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Hoffmann, R. A wiki for the life sciences where authorship matters. Nature Genetics (2008)

Evidence of NK1 and NK2 tachykinin receptors and their involvement in histamine release in a murine mast cell line.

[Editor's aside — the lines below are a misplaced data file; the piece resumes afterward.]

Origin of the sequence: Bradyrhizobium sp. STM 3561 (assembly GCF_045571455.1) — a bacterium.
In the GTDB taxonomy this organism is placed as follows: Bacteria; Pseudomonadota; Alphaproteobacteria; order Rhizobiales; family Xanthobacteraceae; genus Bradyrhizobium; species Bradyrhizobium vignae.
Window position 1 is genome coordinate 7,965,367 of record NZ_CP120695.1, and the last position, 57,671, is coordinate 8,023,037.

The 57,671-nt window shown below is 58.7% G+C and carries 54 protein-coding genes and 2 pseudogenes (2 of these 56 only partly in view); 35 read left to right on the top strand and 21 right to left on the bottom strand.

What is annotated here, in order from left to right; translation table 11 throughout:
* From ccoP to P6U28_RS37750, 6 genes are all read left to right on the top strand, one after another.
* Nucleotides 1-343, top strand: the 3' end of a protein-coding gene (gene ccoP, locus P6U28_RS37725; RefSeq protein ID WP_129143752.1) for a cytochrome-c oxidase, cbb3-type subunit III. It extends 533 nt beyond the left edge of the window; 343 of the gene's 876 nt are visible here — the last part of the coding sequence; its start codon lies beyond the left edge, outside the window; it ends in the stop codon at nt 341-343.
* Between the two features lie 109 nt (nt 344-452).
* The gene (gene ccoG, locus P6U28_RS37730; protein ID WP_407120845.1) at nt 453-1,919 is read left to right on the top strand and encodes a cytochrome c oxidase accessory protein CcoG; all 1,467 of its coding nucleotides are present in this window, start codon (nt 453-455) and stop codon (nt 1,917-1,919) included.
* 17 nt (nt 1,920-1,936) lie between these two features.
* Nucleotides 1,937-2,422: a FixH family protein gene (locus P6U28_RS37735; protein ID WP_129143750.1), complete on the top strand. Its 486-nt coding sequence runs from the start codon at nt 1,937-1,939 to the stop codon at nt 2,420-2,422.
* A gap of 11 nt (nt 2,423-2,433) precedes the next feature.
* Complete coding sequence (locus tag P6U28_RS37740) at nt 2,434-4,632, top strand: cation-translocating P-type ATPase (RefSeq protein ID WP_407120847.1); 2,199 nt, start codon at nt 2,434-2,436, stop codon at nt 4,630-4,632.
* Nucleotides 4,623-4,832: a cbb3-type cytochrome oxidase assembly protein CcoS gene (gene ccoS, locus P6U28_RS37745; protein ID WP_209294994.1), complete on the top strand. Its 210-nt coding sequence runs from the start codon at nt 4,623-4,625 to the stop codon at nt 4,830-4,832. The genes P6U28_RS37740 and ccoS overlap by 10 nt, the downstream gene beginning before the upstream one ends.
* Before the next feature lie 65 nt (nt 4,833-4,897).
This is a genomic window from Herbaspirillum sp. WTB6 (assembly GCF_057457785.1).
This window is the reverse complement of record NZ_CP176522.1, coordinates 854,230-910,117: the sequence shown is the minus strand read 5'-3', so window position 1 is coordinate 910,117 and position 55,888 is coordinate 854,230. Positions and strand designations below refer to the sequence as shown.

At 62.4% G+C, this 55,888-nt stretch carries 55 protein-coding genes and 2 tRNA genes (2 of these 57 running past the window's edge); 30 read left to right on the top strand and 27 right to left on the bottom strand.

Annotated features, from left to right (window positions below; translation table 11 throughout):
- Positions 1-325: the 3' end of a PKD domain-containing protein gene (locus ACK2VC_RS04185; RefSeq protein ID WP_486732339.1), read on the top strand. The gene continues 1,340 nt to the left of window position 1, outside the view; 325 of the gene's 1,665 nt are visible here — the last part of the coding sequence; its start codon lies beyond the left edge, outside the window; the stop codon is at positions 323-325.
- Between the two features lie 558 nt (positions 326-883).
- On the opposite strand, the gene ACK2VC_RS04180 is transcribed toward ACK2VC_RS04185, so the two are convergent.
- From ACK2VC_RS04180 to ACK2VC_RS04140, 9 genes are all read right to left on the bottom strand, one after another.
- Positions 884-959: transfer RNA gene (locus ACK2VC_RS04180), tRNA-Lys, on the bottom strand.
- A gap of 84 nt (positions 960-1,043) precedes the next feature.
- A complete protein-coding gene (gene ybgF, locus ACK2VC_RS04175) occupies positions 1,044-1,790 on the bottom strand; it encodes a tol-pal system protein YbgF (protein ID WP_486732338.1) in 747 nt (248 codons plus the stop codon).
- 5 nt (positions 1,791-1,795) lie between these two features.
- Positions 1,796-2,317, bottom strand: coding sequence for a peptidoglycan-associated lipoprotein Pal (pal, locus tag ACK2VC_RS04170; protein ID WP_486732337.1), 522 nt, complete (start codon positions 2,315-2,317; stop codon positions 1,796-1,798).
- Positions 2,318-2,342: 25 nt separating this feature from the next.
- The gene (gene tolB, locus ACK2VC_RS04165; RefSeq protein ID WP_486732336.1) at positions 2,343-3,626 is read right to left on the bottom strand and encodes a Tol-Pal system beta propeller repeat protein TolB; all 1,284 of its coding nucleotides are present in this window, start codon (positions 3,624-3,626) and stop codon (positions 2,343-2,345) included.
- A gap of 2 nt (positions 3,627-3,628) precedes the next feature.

Binding of [3H]substance P (SP) and histamine release were examined using a cloned mouse mast cell line. SP binding was saturable and specific. In the presence of 30 mM Na2SO4/50 mM Tris buffer, SP interacted with two types of binding sites with Kd values of 0.3 and 40 nM. High-affinity SP binding was blocked by the inclusion of 0.5 uM of the NK1 receptor selective ligand septide in the binding mixture. Neurokinin A ( NKA) evoked concentration-dependent histamine release. At concentrations in the nanomolar range, the NK1 preferring agonists SP, SP methylester and physalaemin evoked less than or equal to 5% net release of histamine, which was substantially less than the maximum effect of NKA (+37%) in the micromolar range. Pretreatment of the cells with the NK2 antagonist peptide A reduced NKA-induced histamine release. [D-Arg1,D-Phe5,D-Trp7,9,Leu11]-substance P, a putative SP antagonist, also elicited histamine release in the micromolar range, apparently acting as an agonist at the NK2 site. Compound 48/80, N-terminal SP fragments, neurokinin B and the two selective NK2 receptor antagonists cyclo(Gln-Trp-Phe-(R)-[ANC-2]Leu-Met) (peptide A) and cyclo(Gln-Trp-Phe-Gly-Leu-Met) (peptide B) were ineffective. Although the results suggest the coexistence of functional NK1 and NK2 receptors, it appears that in this mast cell line neurokinin- induced histamine release is primarily mediated by the NK2 receptor, characterized biochemically as a low affinity binding site with a Kd value of 40 nM for SP.[1]


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